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I have written the below code for recursively searching binary tree . Even though my system.out statement is getting executed , the return statement is not returning out of entire recursion and thus this method not returning true.

Can anyone suggest how can I return out of entire recursion.?

public static boolean isElementinTree(int num, BinaryTreeNode root) 
{
    if (root != null)
    {
        int rootVal = root.getData();
        BinaryTreeNode left = root.getLeft();
        BinaryTreeNode right = root.getRight();
        if (left != null)
        {
            isElementinTree(num,left);

        }
        if (right != null)
        {
            isElementinTree(num,right);
        }
        if (num == rootVal)
        {
            System.out.println("------ MATCH -----");               
            return true;
        }           
    }   
    return false;
}
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1  
I think you should first check if the data in the node matches and only if it doesn't, you should move to the left or to the right subtree. –  Radu Murzea Aug 7 '12 at 13:52

4 Answers 4

up vote 8 down vote accepted

This is the problem:

if (left != null)
{
    isElementinTree(num,left);

}
if (right != null)
{
    isElementinTree(num,right);
}

You're calling the method in those cases - but ignoring the result. I suspect you just want to change each of those to return immediately if it's found:

if (left != null && isElementinTree(num, left))
{
    return true;
}
if (right != null && isElementinTree(num, right))
{
    return true;
}

Or to make the whole thing more declarative, you can do it more simply:

public static boolean isElementinTree(int num, BinaryTreeNode root) 
{
    return root != null && (root.getData() == num ||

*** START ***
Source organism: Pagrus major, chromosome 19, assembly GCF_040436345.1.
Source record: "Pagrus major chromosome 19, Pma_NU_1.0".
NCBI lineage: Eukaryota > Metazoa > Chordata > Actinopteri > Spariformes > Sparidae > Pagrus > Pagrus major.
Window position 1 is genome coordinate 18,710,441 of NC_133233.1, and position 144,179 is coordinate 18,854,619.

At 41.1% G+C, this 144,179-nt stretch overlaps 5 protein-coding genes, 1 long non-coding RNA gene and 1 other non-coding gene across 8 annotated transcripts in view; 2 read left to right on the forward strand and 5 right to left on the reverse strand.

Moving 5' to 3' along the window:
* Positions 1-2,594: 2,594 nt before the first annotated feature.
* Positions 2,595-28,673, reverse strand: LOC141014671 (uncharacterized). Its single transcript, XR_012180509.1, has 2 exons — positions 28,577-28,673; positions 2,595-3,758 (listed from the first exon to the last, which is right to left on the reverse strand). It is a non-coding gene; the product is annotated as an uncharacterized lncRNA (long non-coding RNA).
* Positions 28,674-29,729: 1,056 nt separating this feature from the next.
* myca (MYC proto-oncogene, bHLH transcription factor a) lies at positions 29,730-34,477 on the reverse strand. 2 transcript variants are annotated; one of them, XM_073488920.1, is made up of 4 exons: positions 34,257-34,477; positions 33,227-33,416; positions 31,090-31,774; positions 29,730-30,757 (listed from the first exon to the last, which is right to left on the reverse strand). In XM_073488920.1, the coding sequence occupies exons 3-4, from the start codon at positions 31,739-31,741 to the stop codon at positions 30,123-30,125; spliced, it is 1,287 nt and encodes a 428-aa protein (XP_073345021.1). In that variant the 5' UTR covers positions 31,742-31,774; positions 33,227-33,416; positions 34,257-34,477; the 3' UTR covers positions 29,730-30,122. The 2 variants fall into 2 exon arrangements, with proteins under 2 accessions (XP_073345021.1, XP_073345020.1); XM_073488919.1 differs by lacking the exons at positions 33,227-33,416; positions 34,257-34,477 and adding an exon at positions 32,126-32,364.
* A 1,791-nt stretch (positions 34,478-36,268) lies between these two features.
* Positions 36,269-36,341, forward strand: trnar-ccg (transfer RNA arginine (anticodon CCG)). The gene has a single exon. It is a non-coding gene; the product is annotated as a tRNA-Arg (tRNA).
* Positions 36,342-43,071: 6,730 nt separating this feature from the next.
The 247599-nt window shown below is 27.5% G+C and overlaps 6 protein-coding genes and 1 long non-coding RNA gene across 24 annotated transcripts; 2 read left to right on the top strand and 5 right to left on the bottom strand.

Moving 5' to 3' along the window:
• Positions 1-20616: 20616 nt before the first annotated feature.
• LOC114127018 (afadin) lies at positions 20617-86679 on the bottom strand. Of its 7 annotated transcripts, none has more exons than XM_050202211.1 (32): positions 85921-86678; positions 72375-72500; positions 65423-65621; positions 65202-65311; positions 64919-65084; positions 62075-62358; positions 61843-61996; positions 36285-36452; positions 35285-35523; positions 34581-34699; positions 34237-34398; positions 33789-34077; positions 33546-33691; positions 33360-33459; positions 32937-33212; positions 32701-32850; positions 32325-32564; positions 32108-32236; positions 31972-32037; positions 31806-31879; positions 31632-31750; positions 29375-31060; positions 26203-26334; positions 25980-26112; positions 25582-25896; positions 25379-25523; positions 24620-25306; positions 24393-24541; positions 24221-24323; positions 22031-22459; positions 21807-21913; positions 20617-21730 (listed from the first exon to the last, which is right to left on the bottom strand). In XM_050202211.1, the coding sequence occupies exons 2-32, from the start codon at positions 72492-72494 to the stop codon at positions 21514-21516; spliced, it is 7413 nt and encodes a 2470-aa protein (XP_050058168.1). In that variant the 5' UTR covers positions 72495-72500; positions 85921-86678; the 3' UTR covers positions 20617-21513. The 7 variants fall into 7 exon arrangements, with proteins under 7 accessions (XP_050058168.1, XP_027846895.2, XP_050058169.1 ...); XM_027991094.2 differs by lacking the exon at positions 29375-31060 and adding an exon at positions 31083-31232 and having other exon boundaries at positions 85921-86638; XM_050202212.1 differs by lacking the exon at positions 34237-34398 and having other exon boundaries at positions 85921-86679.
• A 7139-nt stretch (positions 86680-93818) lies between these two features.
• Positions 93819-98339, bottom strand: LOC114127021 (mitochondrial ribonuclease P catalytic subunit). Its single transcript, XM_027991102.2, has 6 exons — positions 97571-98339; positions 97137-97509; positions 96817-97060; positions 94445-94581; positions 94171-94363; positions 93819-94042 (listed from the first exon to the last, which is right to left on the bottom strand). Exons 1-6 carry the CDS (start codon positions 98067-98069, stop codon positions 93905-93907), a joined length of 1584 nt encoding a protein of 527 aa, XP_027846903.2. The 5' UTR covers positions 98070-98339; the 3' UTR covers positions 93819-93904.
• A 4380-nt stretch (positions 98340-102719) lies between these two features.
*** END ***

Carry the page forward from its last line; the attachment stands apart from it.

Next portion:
isElementInTree(num, root.getLeft()) ||
                            isElementInTree(num, root.getRight()));
}

It's fine to call isElementInTree with a null second argument, as you're already protecting against that with the first part.

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that would never return true for elements in the right half of the tree –  Claudiu Aug 7 '12 at 13:52
    
That would only search the first branch, or am I missing something? –  pcalcao Aug 7 '12 at 13:52
    
Was fixing - check now :) –  Jon Skeet Aug 7 '12 at 13:54
    
Yep, that'll do the trick. –  pcalcao Aug 7 '12 at 13:55
1  
I'd say the three line version is more readable as it captures the essence of the algorithm precisely - the value you are looking for is in the tree if it matches the root node, or is in the left subtree, or is in the right subtree. –  Ian Roberts Aug 7 '12 at 14:01

You need to check if the value is in one of the branches, and save that result.

Initialize a variable boolean found = false;.

When you do the recursive call, you need to do something like:

found = isElementinTree(num,left)

same thing for the right side.

At the end, instead of returning false, check if the value was found on a branch, simply return found;

Also, first check if the number you are looking for isn't on the Node itself, instead of searching each branch first. Simply switch the order of the if's.

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If you do find the element you're looking for in the left or right subtrees you need to return this fact back up to the caller:

    if (left != null)
    {
        if(isElementinTree(num,left)) return true;
    }
    if (right != null)
    {
        if(isElementinTree(num,right)) return true;
    }

Only if you find it in none of the left tree, right tree and current node do you eventually fall through to the final return false.

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Recursion solution:

boolean isElementinTree (int num, BinaryTreeNode root)
{
  if(root == null)
   return false;

  if(root.value == num)
   return true;

  boolean n1 = isElementinTree(num,root.getLeft());
  boolean n2 = isElementinTree(num,root.getRight());

  return n1 ? n1 : n2;

}
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